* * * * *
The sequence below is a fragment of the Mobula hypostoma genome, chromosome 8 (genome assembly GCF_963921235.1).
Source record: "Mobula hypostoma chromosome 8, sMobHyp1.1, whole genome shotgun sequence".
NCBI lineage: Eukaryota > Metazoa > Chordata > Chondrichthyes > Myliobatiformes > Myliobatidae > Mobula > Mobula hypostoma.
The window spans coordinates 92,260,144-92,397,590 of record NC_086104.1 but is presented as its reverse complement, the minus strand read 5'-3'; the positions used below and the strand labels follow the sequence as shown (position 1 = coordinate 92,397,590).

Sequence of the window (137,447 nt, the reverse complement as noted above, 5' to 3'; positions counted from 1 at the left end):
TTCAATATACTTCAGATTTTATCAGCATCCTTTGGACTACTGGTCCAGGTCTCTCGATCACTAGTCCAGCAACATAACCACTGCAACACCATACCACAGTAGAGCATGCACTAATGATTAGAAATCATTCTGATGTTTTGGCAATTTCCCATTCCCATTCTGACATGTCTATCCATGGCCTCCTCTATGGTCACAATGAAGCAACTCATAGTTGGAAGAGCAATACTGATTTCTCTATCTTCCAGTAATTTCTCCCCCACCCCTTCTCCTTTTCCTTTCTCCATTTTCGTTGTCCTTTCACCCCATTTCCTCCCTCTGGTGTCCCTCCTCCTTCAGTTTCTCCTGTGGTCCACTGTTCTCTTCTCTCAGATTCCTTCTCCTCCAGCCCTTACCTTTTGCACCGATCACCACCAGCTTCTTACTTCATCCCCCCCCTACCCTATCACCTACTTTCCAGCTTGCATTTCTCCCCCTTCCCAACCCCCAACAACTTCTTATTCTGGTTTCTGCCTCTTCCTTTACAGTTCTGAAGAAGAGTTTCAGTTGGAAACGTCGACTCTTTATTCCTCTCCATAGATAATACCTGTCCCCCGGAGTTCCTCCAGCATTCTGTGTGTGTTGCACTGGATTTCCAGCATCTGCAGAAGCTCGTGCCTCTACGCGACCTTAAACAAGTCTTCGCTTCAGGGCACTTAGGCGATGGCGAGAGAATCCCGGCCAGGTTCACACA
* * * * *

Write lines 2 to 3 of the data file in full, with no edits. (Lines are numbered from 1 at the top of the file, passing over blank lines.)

Source record: "Mobula hypostoma chromosome 8, sMobHyp1.1, whole genome shotgun sequence".
NCBI lineage: Eukaryota > Metazoa > Chordata > Chondrichthyes > Myliobatiformes > Myliobatidae > Mobula > Mobula hypostoma.